For decades the primary option for receiving care for substance use disorders was at a free-standing clinic or hospital-based licensed program. Enter the Covid-19 pandemic. With every problem comes an equal or greater opportunity and the world has widened in its ability to provide care for those struggling with substance use. This blog will compare the strengths and weaknesses of in-person inpatient and outpatient modalities along with the various forms on virtual online and telehealth substance abuse treatment to help individuals decide which approach best matches their needs.
Inpatient Substance Abuse Treatment
Individuals who are experiencing or are likely to experience physical withdrawal from a substance may need an inpatient setting to safely detoxify the body from a substance or substances. There are a few good and healthy options for those in need of medical supervision and/or monitoring. While serious medical risk for coming off of a substance is mostly limited to alcohol and benzodiazepines like Xanax, the process of coming off of drugs like heroin and Fentanyl is so miserable and uncomfortable that the risk for relapse is significant. Inpatient detoxification programs have nurses 24/7 and have doctors supervising this medical treatment providing medication to get alcohol and drugs out of the body. Inpatient rehabilitation programs are often the next logical step down from a detox program. Inpatient rehab programs also have 24/7 nursing and doctors on-site for less intensive monitoring. Individuals in inpatient rehab programs will have access to a variety of groups, and access to physical and mental health care. However, lengths of stay in inpatient rehabilitation programs vary depending on insurance. Additionally, individuals may have real competing priorities, like a job they can’t afford to lose, that make staying at an inpatient rehab program difficult.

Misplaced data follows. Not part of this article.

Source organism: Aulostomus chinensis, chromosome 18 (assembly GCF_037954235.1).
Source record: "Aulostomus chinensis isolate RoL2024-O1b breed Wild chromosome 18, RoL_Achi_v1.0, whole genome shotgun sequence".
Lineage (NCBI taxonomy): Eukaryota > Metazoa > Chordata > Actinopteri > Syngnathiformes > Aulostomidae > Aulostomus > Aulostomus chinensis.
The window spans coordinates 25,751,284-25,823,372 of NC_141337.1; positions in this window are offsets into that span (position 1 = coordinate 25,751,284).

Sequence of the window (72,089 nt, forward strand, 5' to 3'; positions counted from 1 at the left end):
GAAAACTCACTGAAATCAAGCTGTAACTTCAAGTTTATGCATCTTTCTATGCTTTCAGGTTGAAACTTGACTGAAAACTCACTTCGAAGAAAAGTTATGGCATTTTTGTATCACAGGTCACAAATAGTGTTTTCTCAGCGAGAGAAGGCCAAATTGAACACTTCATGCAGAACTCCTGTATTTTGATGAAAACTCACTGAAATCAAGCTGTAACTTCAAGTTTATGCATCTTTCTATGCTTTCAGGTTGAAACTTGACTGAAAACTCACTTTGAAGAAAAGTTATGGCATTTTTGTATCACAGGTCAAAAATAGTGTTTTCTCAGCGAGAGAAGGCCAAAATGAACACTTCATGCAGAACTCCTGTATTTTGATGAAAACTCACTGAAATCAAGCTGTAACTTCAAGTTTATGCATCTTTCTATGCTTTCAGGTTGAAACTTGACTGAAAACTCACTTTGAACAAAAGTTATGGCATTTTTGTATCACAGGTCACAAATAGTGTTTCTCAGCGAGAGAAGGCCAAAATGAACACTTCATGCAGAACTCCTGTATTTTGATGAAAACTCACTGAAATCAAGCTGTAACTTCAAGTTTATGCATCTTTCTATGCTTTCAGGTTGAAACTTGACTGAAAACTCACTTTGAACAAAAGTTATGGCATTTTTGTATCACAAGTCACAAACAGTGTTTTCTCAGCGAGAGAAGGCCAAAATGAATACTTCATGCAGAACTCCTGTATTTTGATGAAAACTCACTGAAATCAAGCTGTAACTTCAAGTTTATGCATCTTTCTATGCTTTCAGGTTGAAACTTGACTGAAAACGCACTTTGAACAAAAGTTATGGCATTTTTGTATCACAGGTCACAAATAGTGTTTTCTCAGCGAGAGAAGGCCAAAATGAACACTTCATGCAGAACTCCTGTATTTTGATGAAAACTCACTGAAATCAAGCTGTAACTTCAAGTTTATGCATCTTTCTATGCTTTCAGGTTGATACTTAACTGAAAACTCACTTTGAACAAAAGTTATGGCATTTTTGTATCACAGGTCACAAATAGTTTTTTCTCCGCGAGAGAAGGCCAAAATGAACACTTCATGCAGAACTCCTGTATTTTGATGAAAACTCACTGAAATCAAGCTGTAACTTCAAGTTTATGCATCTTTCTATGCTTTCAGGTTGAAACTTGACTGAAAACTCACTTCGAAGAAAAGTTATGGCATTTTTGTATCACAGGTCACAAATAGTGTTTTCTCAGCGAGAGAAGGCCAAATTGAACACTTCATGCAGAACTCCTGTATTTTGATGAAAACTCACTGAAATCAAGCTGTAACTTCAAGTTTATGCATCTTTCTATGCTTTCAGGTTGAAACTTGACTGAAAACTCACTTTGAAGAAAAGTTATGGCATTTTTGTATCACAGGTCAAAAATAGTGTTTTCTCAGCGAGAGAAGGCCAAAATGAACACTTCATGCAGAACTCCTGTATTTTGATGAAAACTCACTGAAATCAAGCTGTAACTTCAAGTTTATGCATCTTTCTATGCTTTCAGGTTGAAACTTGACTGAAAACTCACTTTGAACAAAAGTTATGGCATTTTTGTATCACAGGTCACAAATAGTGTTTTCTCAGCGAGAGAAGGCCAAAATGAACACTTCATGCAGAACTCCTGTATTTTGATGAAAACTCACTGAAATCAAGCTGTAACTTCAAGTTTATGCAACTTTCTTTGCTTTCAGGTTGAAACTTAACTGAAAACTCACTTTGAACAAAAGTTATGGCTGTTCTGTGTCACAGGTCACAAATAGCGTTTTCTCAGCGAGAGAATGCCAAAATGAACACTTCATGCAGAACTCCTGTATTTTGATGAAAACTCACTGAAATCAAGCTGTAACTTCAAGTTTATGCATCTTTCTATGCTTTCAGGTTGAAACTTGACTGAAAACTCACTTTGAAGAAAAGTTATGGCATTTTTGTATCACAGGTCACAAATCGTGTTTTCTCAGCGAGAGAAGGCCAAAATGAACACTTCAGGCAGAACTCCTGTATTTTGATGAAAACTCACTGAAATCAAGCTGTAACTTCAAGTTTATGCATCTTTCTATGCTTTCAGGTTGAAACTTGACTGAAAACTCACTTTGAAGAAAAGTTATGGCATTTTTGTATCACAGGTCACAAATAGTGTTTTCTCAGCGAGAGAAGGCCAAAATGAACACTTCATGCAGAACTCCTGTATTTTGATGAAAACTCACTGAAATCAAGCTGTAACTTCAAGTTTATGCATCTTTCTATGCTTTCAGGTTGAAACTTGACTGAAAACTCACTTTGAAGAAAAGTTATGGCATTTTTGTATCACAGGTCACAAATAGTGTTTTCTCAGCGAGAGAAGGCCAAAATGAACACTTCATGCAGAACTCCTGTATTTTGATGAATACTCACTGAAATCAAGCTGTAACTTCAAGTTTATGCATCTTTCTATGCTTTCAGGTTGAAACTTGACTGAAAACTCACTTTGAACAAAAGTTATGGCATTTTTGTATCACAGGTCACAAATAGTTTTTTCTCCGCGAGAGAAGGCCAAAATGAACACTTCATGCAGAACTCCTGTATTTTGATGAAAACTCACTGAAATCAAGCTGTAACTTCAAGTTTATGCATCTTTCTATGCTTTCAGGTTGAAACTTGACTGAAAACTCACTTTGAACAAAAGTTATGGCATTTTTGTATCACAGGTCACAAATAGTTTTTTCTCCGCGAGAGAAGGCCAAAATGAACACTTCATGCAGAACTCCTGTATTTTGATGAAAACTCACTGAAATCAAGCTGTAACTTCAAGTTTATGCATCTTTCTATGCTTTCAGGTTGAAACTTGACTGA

In our current state of care philosophically, individuals enrolled in inpatient programs are likely to be offered medication assisted therapy (MAT). There is a wide variety of MAT options to support recovery.
Methadone is used for opiate use disorders. It is considered an “agonist.” Methadone coats opiate receptors in a way that is similar to heroin. It provides the individual with a slower and more predictable euphoric effect like heroin. Some clients are able to maintain a functional lifestyle while using Methadone. Others who are more invested in the euphoric effect, remain engaged in a lifestyle of substance abuse, and use Methadone in conjunction with other substances.
Suboxone, or it’s injectable form Sublocade, is a “partial agonist.” Suboxone provides individuals with some of the euphoric effect similar to Methadone, but it also contains Naloxone to block opiate receptors. The risks and benefits of partial agonists are similar to Methadone, with one added risk. Suboxone comes via a prescription, whereas Methadone (though efforts are underway to make it more accessible) is taken at a licensed clinic where doses are mostly given daily and monitored. As Suboxone can be picked up at a pharmacy, it has a higher likelihood of diversion-meaning that one can pick up their prescription, and if so inclined can sell their Suboxone on the street for heroin. Conservative estimates indicate that 25% of individuals misuse Suboxone. This is not possible for those on Sublocade, as it comes in the form of a once-a-month injection.